Study Finds Medication Switch to More Expensive PrEP Had No Clinical Support for Change


A generic TDF/FTC costs as low as $30 per month, compared with about $1800 per month for branded TAF/FTC

A majority of patients who switched to a significantly costlier medication for HIV pre-exposure prophylaxis (PrEP) had no documented clinical reason to do so, according to a study published in Open Forum Infectious Diseases. According to the investigators, the PrEP medications co-formulated tenofovir disoproxil fumarate and emtricitabine (TDF/FTC, or Truvada; Gilead) and the newer tenofovir alafenamide with emtricitabine (TAF/FTC, or Descovy; Gilead) are safe and highly effective, with no significant differences in adverse events (AEs). However, generic TDF/FTC became available in the United States in October 2020, and now costs as low as $30 per month, compared with about $1800 per month for branded TAF/FTC.

“One of the most critical barriers to broad and equitable PrEP use in the U.S. has been cost, including both perceived and actual costs,” said Julia Marcus, PhD, associate professor in the Department of Population Medicine at Harvard Medical School and Harvard Pilgrim Health Care Institute, in a press release. “Generic TDF/FTC could revolutionize PrEP access, but that opportunity will be missed if resources are invested in a far more expensive medication without proportional improvements in clinical outcomes.”

PrEP is an oral antiretroviral medication that is 99% effective in preventing HIV acquisition when taken as prescribed. TAF/FTC was approved by the FDA in 2019 for the prevention of sexual transmission of HIV, except for people at risk through receptive vaginal sex. TDF/FTC has been associated with small decreases in renal function and bone mineral density, and TAF/FTC has been associated with minor weight gain and dyslipidemia, but neither medication is associated with major AEs.

To conduct the current study, the investigators used electronic health record data from 2892 adults who were assigned male sex at birth, were prescribed TDF/FTC for PrEP in the year before FDA approval of TAF/FTC, and had at least 1 PrEP prescription in the following year. They analyzed how many PrEP users switched to TAF/FTC and whether patients had a clinical indication for switching. According to the results of the study, 11.9% of the study population switched to TAF/FTC in the first year it was available.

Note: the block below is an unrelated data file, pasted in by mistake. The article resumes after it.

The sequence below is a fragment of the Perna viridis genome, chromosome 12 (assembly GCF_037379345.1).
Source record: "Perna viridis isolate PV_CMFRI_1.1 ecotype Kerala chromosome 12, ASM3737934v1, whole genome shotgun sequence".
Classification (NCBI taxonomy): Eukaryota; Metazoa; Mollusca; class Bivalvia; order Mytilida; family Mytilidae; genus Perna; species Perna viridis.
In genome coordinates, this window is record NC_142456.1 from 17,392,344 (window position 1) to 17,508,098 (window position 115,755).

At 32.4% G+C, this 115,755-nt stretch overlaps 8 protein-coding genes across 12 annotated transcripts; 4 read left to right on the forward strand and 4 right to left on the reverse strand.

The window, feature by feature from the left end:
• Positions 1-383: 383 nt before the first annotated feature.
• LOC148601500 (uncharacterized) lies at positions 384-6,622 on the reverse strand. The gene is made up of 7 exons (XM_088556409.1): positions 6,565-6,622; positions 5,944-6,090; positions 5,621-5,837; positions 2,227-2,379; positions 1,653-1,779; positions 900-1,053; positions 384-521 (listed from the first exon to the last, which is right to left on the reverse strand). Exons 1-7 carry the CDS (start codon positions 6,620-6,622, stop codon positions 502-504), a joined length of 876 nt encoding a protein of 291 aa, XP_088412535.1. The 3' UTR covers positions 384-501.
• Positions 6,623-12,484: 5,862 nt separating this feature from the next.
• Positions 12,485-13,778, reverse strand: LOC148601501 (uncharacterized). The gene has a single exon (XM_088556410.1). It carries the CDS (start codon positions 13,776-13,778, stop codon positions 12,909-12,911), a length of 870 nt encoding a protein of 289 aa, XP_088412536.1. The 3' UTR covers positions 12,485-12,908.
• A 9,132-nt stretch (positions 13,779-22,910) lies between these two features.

The findings indicated that only 7% of those who switched to TAF/FTC had clinical indications to do so, based on the documented renal, bone, and cardiovascular risk factors. When including risk factors for developing renal dysfunction, such as hypertension and diabetes, up to 27% of switching was clinically indicated.

“Efforts to end the HIV epidemic may be threatened if more expensive medicines are used when comparably effective, cheaper options are available,” said Kenneth Mayer, MD, professor at Harvard Medical School and medical research director at Fenway Health, in the press release. “Our study highlights the need to ensure that decisions about PrEP medications are both clinically sound and cost-effective.”


Two PrEP medications are now available. Equally safe/effective. The biggest difference? The price tag [news release]. EurekAlert; August 5, 2021. Accessed August 5, 2021.

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